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WILLIAM KISC IU'LKK: A ETA T SO. Thorn passed away at his residence at C'orlM'tt Road at mx o'clock yesterday evening, in the person of Me William King Htilkc. one of the* wry earliest settlers of New /calami, of a t\pc which is disappearing,. lie wa c born at Deal, England, in August 18b>, the son of Dr. Hulke, who, hv Ihe way, attended the groat Duke of Wellington in his last illness at Walmer Castle, in fact the Duke died in his arms. His ancestors came from Flanders, whence, with thousands of other refugees, the> fled to escape the butcheries of Alva I in the war oi extermination this zealot was prosecuting o\or tJuLow Countries. Most of these exiles settled in one or other of (he Cinque I'orls, Mr Hulke's forbears eventually making .Deal their home, and there they have Jived since the last quarter of the .sixteenth century. The subject of this notice was sent, when quite a boy, as an apprentice in the East India Company's service, but lie relinquished it after one voyage, and was then sent to a farm in Pembrokeshire. About this time Edward (iibhon Waketield's colonisation scheme was attracting attention, and young Hulke determined to emigrate to New Zealand. He landed in Wellington on December 12, 1840, from the ship London, among his fellow-passengers being Messrs F. A. Carrington, with Mrs Carrington and family, Wieksteed, Nixon (late of Wanganui), E. Dorset, Do H. Brandon, John Rogan, and many other well-known pioneer settlers. Mr Hulkv> accompanied a party of about a dozen who set out the following week to walk to the Wanganui River. Here they arrived on December 30. Mr Hulke, in partnership with Messrs Dorset. Keith, and Barley Brothers (Bristol) men) established the first store in Wanganui. He did not, howeter, remain long, reluming to Wellington, whence he undertook a journey to Sydney to purchase a herd of dairy rows. With these he established v small dairy farm near the present Wellington suburb of Kilbirnie and partly on the Miramar peninsula, supplying the people of Wellington with milk and vegetables. In the latter part of 1842 lie wont again to Wanganui, and there erected a flour mill — windmill, with machinery he had imported" from England. This mill was destroyed by the Natives in ISJ.;, and in 1H47 Mr Hulko visited New Plymouth and decided to remove the m'a.ehinery to this town, where he established a mill in Queen Street, using a water-wheel for power. This was called the Union mill, and stands now in the occupation of the Crown Dairy Company. In the early fifties Mr Hulke purehas.vd a farm at Pel! Block, where lie remained until the outbreak of war in 1860, when he was obliged to come to New Plymouth for safety. Hevt' he for a time carried on the business of a nurseryman, and laid out beautiful grounds in Pendarves Street (now occupied by Mr W. Courtney). About 1866 in conjunction with Messrs F. L. and W. D. Webster, lie built the fine steam flour mill in Currie Street, now occupied by Messrs L. D. Nathan and Co. as a warehouse. Some twenty years later he went back to Bell Block and established a model dairy farm on the Corbett Road and set a,bout forming that herd of pure-bred Jersey cattle whose fame travelled throughout New Zealand. Here for many years lie experimented ill dairying, and lie was one • of t/ho • first sto see and "strongly adVbcate the benefits of the dairy factory system now general throughout the Dominion. Of late years lie has suffered from a very distressing malady, which has kept*" lii m almost a prisoner, but in spite of his great age his mental powers remained strong until- the last. Jn the early fifties he married Miss Street, of Bell Block, who survives him. He had no family, but two of his sisters are still living in Deal.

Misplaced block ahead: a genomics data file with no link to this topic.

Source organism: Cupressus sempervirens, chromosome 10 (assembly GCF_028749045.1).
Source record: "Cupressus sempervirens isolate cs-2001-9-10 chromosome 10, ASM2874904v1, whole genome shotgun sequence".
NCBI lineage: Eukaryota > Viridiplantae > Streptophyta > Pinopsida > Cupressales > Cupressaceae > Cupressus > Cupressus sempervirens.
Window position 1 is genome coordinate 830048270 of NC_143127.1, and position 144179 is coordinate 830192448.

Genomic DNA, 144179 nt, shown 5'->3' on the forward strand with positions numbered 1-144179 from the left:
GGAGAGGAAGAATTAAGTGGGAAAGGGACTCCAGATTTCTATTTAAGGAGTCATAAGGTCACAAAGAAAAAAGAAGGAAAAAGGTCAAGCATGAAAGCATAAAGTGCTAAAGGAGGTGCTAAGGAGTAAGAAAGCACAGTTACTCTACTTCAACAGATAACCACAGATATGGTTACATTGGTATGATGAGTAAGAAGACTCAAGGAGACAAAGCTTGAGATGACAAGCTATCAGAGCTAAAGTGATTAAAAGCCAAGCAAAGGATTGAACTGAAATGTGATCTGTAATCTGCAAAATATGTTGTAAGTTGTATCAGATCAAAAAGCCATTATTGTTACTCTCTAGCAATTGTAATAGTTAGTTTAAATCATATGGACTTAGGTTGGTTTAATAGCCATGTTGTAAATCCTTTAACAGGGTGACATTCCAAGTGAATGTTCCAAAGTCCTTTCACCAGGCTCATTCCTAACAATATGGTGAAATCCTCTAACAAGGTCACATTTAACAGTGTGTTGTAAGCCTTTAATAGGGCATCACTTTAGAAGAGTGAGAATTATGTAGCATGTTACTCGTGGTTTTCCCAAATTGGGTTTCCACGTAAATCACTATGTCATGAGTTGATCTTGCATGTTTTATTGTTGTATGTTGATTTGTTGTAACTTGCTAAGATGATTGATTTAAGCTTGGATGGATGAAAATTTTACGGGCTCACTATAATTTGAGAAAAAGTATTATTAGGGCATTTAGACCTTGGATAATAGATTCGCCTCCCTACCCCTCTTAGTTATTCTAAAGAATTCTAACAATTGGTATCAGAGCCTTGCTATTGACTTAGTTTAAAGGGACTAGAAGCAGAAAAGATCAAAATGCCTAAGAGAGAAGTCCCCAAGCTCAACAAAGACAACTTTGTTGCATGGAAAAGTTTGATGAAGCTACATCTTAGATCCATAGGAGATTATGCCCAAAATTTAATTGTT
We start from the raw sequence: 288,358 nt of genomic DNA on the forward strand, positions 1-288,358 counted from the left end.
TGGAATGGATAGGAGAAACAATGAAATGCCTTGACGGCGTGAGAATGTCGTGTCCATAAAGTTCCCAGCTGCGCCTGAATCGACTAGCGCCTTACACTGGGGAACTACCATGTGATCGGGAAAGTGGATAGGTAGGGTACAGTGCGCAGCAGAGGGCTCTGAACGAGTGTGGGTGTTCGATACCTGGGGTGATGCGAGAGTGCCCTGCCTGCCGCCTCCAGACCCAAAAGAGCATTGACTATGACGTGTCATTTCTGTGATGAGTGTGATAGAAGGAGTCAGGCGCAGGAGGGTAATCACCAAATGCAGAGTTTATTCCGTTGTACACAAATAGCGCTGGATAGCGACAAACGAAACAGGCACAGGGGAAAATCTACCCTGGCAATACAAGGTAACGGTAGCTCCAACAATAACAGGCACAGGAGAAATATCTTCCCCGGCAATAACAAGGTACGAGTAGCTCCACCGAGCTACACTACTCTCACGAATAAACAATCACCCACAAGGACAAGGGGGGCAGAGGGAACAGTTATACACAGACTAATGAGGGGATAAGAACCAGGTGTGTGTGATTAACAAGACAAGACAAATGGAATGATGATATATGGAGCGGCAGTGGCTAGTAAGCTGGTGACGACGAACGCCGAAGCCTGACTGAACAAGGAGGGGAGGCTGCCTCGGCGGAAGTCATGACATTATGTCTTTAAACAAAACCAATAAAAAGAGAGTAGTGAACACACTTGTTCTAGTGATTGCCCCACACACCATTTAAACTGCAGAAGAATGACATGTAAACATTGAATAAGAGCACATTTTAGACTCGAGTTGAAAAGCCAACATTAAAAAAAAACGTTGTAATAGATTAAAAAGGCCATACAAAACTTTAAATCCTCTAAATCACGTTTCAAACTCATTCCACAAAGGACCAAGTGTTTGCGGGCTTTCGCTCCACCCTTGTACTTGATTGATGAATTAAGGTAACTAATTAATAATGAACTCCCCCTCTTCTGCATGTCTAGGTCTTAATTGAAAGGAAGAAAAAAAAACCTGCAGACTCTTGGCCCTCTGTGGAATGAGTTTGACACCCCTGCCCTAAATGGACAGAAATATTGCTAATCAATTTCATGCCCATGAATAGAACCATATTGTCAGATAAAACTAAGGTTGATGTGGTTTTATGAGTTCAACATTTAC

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OBITUARY., Taranaki Herald, Volume LIV, Issue 13790, 23 October 1908

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OBITUARY. Taranaki Herald, Volume LIV, Issue 13790, 23 October 1908

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